By Rebecca Miller, Western Center Senior Litigator
In 2016, low-income motorists – represented by Western Center and other law firms — sued the California Department of Motor Vehicles for suspending the driver’s licenses of individuals who couldn’t afford to pay traffic tickets. As the suit progressed, the California Legislature passed AB 103, which abolished the practice of suspending licenses for failure to pay fines, and eventually we successfully persuaded the DMV to lift existing failure to pay suspensions.
Abolishing suspensions for failures to pay was a huge win for Californians, and resulted in more than 200,000 people getting their license back. The progress made with failure to pay suspensions opened the door to address another issue facing primarily low-income Californians – license suspensions for failing to appear in court. While suspensions for failures to pay were repealed, courts can and do still suspend if someone doesn’t show up for their court date.
We have heard story after story of people affected by failure to appear license suspensions that they can’t clear. One man was forced to turn down a job that required a license because the court insisted he pay his tickets in full (money he doesn’t have because he is unemployed). Another woman, a disabled mother of four, is forced to drive without a license so she can take her kids to school and doctor’s appointments while she chips away at her balance $25 at a time. Neither driver was able to lift their failure to appear suspension without paying their tickets in full.
To address the conundrum, the City of San Francisco announced last month that it would reinstate licenses for people who failed to appear in court after finding that the primary reason drivers don’t appear is because they cannot afford to pay their tickets. Yet outside of San Francisco, there are lingering problems with notifications for failures to appear in court that continue to punish people for living in poverty.
Some courts reinstate a driver’s license once a person appears, but other courts keep the suspension in place until the court debt is paid — essentially treating failing to appear in court the same way as failing to pay a fine. Although no county is officially suspending licenses based on failure to pay notifications sent to the DMV, Californians in many counties experience a cycle that goes something like this:
Miss a traffic court deadline for a number of potential reasons: I don’t have a defense, I don’t have the money to pay the ticket, or I’m afraid because my experience with the judicial system has created a fear of courts and judges — especially if I’m a person of color. It’s also possible that I couldn’t get off work, or don’t have sufficient transportation to get to an inconveniently located traffic court. The court then sends a failure to appear notification to the DMV. Depending on the underlying traffic offense, after one or two failure to appear notifications, my license is suspended, but I still don’t have enough money to pay the fines and don’t know how to get my license back.
A few counties allow people to go to walk-in court to “appear” by admitting guilt and agreeing not to contest the ticket. The court then sends a failure to appear release to the DMV, and the person can get their license back, even with an outstanding balance. Other courts find people who don’t appear guilty in absentia and never send a notification to the DMV in the first place.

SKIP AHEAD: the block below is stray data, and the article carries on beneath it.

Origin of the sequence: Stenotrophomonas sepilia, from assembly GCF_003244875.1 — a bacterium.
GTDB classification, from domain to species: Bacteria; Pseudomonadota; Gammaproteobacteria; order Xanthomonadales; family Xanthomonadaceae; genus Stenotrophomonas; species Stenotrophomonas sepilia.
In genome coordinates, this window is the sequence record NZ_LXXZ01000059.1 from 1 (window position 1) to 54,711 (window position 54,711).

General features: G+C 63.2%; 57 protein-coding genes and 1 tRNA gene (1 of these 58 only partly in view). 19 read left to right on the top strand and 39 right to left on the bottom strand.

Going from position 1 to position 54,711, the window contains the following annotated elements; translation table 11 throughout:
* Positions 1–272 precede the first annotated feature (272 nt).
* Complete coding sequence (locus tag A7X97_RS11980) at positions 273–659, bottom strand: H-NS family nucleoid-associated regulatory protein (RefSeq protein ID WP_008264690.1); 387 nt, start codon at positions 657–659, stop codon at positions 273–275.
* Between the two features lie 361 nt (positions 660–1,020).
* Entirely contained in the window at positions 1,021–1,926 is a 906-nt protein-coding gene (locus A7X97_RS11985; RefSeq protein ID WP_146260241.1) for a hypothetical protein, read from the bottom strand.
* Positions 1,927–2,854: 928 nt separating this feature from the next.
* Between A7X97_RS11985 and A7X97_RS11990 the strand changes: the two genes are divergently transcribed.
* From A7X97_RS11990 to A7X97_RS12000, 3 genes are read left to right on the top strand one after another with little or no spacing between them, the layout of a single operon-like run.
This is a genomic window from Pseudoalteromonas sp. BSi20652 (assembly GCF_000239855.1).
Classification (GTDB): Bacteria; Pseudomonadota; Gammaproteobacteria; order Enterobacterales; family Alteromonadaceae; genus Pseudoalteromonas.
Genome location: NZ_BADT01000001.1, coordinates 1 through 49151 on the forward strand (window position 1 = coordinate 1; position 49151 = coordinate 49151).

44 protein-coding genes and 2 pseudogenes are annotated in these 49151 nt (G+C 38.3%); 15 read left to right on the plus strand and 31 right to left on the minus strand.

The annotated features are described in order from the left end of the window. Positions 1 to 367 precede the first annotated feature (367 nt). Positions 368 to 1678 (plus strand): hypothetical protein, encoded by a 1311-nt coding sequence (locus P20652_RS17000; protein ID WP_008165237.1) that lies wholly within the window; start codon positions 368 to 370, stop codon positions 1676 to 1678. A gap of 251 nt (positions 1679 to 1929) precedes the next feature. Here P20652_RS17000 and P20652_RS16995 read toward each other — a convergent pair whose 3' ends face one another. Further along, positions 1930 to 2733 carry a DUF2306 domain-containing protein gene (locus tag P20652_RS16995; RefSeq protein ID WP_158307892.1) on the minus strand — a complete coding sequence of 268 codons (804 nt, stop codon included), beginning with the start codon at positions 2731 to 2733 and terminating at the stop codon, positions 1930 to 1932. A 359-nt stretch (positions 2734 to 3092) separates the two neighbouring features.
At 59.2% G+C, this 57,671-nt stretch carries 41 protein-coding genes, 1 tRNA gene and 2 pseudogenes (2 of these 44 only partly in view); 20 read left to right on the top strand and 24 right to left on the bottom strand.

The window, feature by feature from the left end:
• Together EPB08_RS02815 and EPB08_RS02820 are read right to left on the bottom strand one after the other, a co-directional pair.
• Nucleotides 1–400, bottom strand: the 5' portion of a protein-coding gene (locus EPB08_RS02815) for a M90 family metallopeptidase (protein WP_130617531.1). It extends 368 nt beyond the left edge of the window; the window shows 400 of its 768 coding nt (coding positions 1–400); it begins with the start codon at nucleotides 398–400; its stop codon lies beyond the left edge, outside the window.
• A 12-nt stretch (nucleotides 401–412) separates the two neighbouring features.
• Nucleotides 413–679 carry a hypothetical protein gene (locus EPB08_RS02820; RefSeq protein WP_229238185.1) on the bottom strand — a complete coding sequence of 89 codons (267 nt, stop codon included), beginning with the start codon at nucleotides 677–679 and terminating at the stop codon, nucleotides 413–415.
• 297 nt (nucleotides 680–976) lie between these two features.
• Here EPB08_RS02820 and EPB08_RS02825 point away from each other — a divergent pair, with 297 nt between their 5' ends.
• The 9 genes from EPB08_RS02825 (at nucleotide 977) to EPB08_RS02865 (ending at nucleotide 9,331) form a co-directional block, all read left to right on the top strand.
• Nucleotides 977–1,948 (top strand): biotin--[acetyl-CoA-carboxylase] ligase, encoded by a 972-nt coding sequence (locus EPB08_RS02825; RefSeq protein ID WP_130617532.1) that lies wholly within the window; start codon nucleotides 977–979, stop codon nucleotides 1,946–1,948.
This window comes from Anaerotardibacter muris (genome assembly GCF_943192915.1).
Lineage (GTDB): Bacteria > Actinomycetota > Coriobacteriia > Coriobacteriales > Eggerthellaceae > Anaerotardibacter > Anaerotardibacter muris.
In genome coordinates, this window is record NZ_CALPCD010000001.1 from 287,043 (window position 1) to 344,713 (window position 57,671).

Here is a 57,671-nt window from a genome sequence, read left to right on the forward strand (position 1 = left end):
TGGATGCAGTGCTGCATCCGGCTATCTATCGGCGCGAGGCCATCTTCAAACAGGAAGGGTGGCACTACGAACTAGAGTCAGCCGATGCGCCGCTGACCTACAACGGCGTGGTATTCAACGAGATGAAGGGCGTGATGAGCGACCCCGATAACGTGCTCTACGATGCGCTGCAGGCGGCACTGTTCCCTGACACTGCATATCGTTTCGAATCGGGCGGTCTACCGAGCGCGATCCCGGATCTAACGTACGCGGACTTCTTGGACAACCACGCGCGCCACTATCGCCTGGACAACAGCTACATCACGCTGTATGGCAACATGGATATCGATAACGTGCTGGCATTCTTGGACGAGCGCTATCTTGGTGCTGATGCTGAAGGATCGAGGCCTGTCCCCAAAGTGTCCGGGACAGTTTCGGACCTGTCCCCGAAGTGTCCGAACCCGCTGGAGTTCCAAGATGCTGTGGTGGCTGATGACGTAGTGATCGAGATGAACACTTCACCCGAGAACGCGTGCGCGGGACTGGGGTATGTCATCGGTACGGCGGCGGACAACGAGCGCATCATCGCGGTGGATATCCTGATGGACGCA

But some courts will not release a failure to appear notification until a person pays their ticket in full, or completes all of their community service. In these courts, there is no walk-in court or forms to let you “appear.” Even if a person files an ability to pay request saying they can’t afford the ticket and need the cost reduced or to be put on a payment plan, the court doesn’t count it as an appearance. Essentially, courts in this category use failure to appear notifications to coerce people to pay tickets they can’t afford, even though the statute and legislative history only allow courts to use failure to appear suspensions to compel a driver to come to court and either admit guilt or contest the ticket.
The move by San Francisco to reinstate licenses suspended because a driver didn’t appear in traffic court is good policy. It acknowledges that failure to appear notices are not related to driving safety, and that most failures occur because drivers can’t afford their tickets. It also recognizes that driver’s license suspensions are harmful — most Californians need a driver’s license for work and to care for their families.
However, San Francisco’s decision to take action doesn’t resolve the legal question trapping drivers in some counties: when is a court required to lift a failure to appear suspension? Despite some counties’ answers to that question, the law is clear. Courts cannot use failing to appear to suspend a driver’s license for an unpaid ticket or incomplete community service, and they cannot prevent drivers from clearing a failure to appear license suspension if there is no clear way for drivers to “appear,” or if the definition of an appearance is too narrow.
To ensure the elimination of failure to pay suspensions is a reality for low-income Californians, Western Center and our partners will continue to challenge these unlawful practices.